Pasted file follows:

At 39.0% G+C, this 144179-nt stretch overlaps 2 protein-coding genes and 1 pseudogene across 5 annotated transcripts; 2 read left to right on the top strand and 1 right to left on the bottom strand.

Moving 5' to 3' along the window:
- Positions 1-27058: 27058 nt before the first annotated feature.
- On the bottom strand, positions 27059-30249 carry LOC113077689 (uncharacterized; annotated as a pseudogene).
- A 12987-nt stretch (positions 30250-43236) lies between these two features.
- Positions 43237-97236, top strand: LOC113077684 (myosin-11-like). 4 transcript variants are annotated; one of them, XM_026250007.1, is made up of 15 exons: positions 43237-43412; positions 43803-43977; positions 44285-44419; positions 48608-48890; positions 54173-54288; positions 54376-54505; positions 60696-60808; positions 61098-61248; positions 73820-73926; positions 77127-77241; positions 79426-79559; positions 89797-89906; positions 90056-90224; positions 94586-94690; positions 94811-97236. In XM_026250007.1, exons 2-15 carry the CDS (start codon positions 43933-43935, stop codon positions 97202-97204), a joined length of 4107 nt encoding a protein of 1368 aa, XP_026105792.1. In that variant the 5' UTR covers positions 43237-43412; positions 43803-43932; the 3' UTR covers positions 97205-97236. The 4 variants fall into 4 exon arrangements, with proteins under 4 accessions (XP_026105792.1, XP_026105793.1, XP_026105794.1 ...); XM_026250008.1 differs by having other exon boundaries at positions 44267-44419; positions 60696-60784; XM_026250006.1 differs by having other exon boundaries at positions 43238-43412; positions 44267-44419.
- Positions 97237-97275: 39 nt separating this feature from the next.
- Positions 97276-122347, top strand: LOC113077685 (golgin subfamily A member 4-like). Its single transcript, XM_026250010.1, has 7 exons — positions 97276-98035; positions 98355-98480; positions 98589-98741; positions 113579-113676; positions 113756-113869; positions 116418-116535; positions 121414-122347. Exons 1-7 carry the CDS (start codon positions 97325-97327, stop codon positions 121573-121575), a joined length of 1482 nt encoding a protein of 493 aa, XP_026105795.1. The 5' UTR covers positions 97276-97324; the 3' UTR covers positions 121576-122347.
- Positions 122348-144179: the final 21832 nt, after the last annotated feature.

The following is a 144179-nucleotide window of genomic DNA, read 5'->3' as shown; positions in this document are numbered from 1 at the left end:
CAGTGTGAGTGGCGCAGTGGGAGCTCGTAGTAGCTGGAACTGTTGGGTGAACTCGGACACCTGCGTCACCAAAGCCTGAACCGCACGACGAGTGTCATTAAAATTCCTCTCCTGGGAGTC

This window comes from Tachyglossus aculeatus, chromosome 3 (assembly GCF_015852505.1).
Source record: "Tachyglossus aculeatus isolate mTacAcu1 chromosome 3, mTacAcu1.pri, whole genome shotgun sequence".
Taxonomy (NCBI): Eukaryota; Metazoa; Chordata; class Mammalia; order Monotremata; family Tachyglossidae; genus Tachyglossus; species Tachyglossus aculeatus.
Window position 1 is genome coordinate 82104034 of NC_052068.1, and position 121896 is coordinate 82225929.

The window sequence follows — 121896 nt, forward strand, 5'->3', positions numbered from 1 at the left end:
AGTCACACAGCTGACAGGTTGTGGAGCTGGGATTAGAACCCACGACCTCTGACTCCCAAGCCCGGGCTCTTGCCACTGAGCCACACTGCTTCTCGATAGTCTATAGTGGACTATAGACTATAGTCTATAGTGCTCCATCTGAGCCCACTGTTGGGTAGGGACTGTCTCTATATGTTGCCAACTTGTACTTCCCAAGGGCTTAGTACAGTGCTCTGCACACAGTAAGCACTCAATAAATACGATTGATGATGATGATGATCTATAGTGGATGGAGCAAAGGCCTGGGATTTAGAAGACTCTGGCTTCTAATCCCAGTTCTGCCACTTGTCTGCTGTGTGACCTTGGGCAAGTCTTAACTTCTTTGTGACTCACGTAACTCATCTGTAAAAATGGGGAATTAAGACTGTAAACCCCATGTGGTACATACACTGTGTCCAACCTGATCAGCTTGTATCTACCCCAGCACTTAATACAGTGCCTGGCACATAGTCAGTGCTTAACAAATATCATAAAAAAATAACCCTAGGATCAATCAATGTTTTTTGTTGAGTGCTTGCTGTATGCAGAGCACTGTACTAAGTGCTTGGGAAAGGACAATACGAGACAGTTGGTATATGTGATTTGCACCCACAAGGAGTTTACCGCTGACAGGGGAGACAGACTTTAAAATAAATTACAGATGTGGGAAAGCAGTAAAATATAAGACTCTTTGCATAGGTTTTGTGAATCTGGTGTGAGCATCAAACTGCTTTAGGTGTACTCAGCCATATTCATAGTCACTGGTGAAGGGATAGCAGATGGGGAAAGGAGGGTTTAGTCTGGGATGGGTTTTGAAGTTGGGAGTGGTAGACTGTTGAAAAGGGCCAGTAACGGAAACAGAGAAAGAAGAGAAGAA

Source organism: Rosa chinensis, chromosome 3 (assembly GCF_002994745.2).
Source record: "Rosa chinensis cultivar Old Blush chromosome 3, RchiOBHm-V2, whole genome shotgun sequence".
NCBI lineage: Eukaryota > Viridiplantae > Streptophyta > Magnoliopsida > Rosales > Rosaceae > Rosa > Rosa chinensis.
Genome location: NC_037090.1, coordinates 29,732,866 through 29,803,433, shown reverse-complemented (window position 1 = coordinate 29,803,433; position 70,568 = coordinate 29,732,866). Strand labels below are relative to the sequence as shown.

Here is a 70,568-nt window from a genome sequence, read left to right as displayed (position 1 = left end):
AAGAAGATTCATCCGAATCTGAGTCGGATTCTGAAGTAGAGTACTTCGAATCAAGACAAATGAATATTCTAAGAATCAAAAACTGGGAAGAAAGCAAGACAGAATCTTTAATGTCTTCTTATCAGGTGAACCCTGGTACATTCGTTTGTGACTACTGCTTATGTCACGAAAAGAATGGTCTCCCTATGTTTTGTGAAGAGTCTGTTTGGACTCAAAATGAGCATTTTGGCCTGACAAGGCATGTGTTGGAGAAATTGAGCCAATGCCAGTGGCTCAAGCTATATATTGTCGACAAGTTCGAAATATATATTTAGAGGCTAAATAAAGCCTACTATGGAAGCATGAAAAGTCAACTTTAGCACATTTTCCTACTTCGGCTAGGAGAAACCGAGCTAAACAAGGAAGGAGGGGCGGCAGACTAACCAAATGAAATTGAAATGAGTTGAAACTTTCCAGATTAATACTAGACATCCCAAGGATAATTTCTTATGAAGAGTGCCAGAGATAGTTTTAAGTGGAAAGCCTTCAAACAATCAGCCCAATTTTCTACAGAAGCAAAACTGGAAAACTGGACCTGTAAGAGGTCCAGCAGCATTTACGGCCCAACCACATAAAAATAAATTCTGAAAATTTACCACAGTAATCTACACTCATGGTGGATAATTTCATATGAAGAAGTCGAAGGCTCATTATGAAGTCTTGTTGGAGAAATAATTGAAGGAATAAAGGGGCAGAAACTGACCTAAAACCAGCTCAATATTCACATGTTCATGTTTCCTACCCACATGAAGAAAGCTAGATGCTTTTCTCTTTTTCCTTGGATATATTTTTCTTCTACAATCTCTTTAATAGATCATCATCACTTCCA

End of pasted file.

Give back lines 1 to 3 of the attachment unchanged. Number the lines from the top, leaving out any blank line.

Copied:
At 39.0% G+C, this 144179-nt stretch overlaps 2 protein-coding genes and 1 pseudogene across 5 annotated transcripts; 2 read left to right on the top strand and 1 right to left on the bottom strand.

Moving 5' to 3' along the window:
- Positions 1-27058: 27058 nt before the first annotated feature.